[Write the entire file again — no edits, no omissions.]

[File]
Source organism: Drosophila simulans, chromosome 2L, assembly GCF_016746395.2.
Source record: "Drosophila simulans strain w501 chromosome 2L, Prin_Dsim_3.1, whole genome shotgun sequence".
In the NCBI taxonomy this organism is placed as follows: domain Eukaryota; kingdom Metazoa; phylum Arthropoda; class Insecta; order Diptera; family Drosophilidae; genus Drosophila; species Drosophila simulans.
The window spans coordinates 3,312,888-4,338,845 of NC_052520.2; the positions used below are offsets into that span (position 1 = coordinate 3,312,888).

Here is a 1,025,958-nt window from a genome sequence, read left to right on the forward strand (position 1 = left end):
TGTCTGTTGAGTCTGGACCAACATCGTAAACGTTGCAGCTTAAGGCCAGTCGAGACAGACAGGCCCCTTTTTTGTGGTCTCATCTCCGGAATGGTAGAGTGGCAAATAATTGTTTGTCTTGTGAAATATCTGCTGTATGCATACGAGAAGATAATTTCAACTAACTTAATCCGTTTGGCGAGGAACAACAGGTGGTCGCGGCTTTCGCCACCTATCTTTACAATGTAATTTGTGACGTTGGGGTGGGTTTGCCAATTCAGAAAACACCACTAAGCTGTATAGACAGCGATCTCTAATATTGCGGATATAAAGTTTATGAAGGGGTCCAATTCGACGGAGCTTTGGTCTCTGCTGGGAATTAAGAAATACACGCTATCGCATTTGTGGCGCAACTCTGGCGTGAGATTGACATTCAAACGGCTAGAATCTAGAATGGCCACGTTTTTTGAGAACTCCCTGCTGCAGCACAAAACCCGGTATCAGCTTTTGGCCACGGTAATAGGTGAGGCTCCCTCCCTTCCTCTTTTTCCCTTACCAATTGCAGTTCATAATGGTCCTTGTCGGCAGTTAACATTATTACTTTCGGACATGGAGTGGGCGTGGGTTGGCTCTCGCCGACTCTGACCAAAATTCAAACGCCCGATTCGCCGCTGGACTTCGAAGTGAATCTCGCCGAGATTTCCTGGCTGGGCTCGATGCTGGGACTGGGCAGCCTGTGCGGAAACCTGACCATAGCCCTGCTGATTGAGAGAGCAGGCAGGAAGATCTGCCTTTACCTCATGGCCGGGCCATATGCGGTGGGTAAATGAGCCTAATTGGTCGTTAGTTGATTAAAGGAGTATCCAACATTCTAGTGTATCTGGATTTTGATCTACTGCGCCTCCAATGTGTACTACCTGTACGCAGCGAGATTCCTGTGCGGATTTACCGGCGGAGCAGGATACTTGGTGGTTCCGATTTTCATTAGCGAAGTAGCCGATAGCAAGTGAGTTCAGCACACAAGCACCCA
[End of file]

Source organism: Drosophila simulans, chromosome 2L, assembly GCF_016746395.2.
Source record: "Drosophila simulans strain w501 chromosome 2L, Prin_Dsim_3.1, whole genome shotgun sequence".
In the NCBI taxonomy this organism is placed as follows: domain Eukaryota; kingdom Metazoa; phylum Arthropoda; class Insecta; order Diptera; family Drosophilidae; genus Drosophila; species Drosophila simulans.
The window spans coordinates 3,312,888-4,338,845 of NC_052520.2; the positions used below are offsets into that span (position 1 = coordinate 3,312,888).

Here is a 1,025,958-nt window from a genome sequence, read left to right on the forward strand (position 1 = left end):
TGTCTGTTGAGTCTGGACCAACATCGTAAACGTTGCAGCTTAAGGCCAGTCGAGACAGACAGGCCCCTTTTTTGTGGTCTCATCTCCGGAATGGTAGAGTGGCAAATAATTGTTTGTCTTGTGAAATATCTGCTGTATGCATACGAGAAGATAATTTCAACTAACTTAATCCGTTTGGCGAGGAACAACAGGTGGTCGCGGCTTTCGCCACCTATCTTTACAATGTAATTTGTGACGTTGGGGTGGGTTTGCCAATTCAGAAAACACCACTAAGCTGTATAGACAGCGATCTCTAATATTGCGGATATAAAGTTTATGAAGGGGTCCAATTCGACGGAGCTTTGGTCTCTGCTGGGAATTAAGAAATACACGCTATCGCATTTGTGGCGCAACTCTGGCGTGAGATTGACATTCAAACGGCTAGAATCTAGAATGGCCACGTTTTTTGAGAACTCCCTGCTGCAGCACAAAACCCGGTATCAGCTTTTGGCCACGGTAATAGGTGAGGCTCCCTCCCTTCCTCTTTTTCCCTTACCAATTGCAGTTCATAATGGTCCTTGTCGGCAGTTAACATTATTACTTTCGGACATGGAGTGGGCGTGGGTTGGCTCTCGCCGACTCTGACCAAAATTCAAACGCCCGATTCGCCGCTGGACTTCGAAGTGAATCTCGCCGAGATTTCCTGGCTGGGCTCGATGCTGGGACTGGGCAGCCTGTGCGGAAACCTGACCATAGCCCTGCTGATTGAGAGAGCAGGCAGGAAGATCTGCCTTTACCTCATGGCCGGGCCATATGCGGTGGGTAAATGAGCCTAATTGGTCGTTAGTTGATTAAAGGAGTATCCAACATTCTAGTGTATCTGGATTTTGATCTACTGCGCCTCCAATGTGTACTACCTGTACGCAGCGAGATTCCTGTGCGGATTTACCGGCGGAGCAGGATACTTGGTGGTTCCGATTTTCATTAGCGAAGTAGCCGATAGCAAGTGAGTTCAGCACACAAGCACCCA